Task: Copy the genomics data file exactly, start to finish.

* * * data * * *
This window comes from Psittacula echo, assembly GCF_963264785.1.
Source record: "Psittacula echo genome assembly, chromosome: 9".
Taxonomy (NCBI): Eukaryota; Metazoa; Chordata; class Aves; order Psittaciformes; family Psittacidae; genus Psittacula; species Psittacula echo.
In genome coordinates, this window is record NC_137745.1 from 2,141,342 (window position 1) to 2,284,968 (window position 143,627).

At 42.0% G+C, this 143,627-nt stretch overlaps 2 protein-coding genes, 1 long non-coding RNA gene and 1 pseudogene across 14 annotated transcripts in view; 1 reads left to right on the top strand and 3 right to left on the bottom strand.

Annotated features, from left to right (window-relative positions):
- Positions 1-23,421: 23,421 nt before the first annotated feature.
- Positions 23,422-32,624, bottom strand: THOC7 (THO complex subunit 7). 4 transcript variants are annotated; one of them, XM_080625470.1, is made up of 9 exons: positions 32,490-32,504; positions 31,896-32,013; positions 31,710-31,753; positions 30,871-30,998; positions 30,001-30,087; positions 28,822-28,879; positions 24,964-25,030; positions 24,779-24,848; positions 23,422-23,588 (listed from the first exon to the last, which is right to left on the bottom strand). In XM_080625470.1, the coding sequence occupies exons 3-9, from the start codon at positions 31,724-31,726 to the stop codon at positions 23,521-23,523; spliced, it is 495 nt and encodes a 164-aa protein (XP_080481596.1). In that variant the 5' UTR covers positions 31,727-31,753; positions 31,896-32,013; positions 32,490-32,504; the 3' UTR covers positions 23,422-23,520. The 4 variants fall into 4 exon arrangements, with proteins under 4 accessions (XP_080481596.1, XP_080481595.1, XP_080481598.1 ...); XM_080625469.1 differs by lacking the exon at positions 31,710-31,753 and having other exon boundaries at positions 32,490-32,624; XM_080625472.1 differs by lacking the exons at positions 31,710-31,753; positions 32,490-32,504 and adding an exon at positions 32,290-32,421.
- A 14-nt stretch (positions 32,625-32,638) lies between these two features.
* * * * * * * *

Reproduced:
This window comes from Psittacula echo, assembly GCF_963264785.1.
Source record: "Psittacula echo genome assembly, chromosome: 9".
Taxonomy (NCBI): Eukaryota; Metazoa; Chordata; class Aves; order Psittaciformes; family Psittacidae; genus Psittacula; species Psittacula echo.
In genome coordinates, this window is record NC_137745.1 from 2,141,342 (window position 1) to 2,284,968 (window position 143,627).

At 42.0% G+C, this 143,627-nt stretch overlaps 2 protein-coding genes, 1 long non-coding RNA gene and 1 pseudogene across 14 annotated transcripts in view; 1 reads left to right on the top strand and 3 right to left on the bottom strand.

Annotated features, from left to right (window-relative positions):
- Positions 1-23,421: 23,421 nt before the first annotated feature.
- Positions 23,422-32,624, bottom strand: THOC7 (THO complex subunit 7). 4 transcript variants are annotated; one of them, XM_080625470.1, is made up of 9 exons: positions 32,490-32,504; positions 31,896-32,013; positions 31,710-31,753; positions 30,871-30,998; positions 30,001-30,087; positions 28,822-28,879; positions 24,964-25,030; positions 24,779-24,848; positions 23,422-23,588 (listed from the first exon to the last, which is right to left on the bottom strand). In XM_080625470.1, the coding sequence occupies exons 3-9, from the start codon at positions 31,724-31,726 to the stop codon at positions 23,521-23,523; spliced, it is 495 nt and encodes a 164-aa protein (XP_080481596.1). In that variant the 5' UTR covers positions 31,727-31,753; positions 31,896-32,013; positions 32,490-32,504; the 3' UTR covers positions 23,422-23,520. The 4 variants fall into 4 exon arrangements, with proteins under 4 accessions (XP_080481596.1, XP_080481595.1, XP_080481598.1 ...); XM_080625469.1 differs by lacking the exon at positions 31,710-31,753 and having other exon boundaries at positions 32,490-32,624; XM_080625472.1 differs by lacking the exons at positions 31,710-31,753; positions 32,490-32,504 and adding an exon at positions 32,290-32,421.
- A 14-nt stretch (positions 32,625-32,638) lies between these two features.